I’m sure most parents know those feelings of amazement and delight when you notice something of yourself reflected in your child. Whether it’s a funny turn of phrase, the cute way they stick their tongue out while concentrating or their deeply held belief that “The Bends” is Radiohead’s best record (totally justified). But there’s also the flip side to this joy; I clearly remember that initial amusement morphing to dread realisation the very first time I heard my three-year-old daughter casually throw a swear word into the mix. There’s nothing like a potty-mouthed toddler to impress the terrible parental burden of ceaseless imitation.

Oscar Wilde considered imitation a form of flattery. I think, for any parent paying attention, it’s more a sweet horror. Our children are essentially imitation machines, built to learn quickly and efficiently by observing and doing. And they do. Constantly. Consistently. Relentlessly.

They do this regardless of our awareness. They don’t discern between “conscious parent” mode and “caught off guard” or “what-the-fuck” mode. They take it all in. Hoover it all up. Process it. Internalise it. Embody it. Everything. Every moment. Every action. Every gesture. Every word. Everything.

The sweet horror of creation.

If asked, most of us would be able to list a decent number of attributes we know are clearly mirrored from our parents. And our siblings, partners and friends who know us well could add to that list. I was in my mid-30s when my partner Jo (now my wife) pointed out something I have been doing since I was young but, up until that moment, had never made the connection back to my father. In hindsight, it’s so obvious I find it hard to believe I missed it.

For as long as I can remember I have had the unusual habit of sucking in and biting the inside of my right cheek when I am either concentrating, under stress, angry or upset. I have always been aware of it, but have never thought too much about it, or why I might do it.

One day Jo said to me; “You know that thing you do when you’re upset? You’re doing your Dad. You’re making your Dad’s face.”

Making my Dad’s face.

“But Dad’s face is still on his left side, I tend to bite my right chee… oh, wow.”

And there it is. When my father looks in my face, I’ve been mirroring his face back to him.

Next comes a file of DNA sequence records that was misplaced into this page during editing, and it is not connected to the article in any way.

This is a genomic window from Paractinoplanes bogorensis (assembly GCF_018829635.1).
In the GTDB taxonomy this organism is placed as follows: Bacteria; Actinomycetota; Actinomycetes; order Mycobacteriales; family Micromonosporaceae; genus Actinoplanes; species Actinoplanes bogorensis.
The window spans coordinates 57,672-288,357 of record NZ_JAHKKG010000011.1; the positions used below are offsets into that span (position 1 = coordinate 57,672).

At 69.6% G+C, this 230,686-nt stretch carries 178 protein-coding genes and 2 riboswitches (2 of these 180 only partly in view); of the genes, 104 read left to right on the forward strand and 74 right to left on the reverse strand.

That’s the impact we have as fathers.

Our nature, our being, our very essence is being imprinted in the next generation. In every way, for good or for ill, our sons embody and carry our spirit forward. Fathers carry the responsibility of modelling the men their sons become. And sons carry the responsibility of becoming the men their fathers’ model.

How then, do we have a conversation about the behaviour of our sons without mentioning the behaviour of our fathers? How do we talk about safeguarding society without talking about safeguarding fatherhood? How do we speak of preventative measures for violence without speaking about supportive measures for fathers?

I am proud to say that I am the man my father modelled. And I know I don’t have any reason to be concerned about the influence of porn, or poor sporting role models, or celebrity influences on my boy because I am the major influence in his journey to manhood.

Of that I am certain. And that journey is one modelled on love and kindness, strength and courage, honour and respect.

Until every father is in the position to say the same, we will continue as a society to struggle with the fallout of this failure to create the men we need.

Former owner of Melbourne’s Wick Studios Facility, Glenn has turned his hand to everything from music producer and venue operator to educator, wholesaler and commercial farm manager. Currently Glenn splits his time between home schooling his 14 yr old son, walking his dog Stella and his new side hustle as guest indignant rant writer for NM.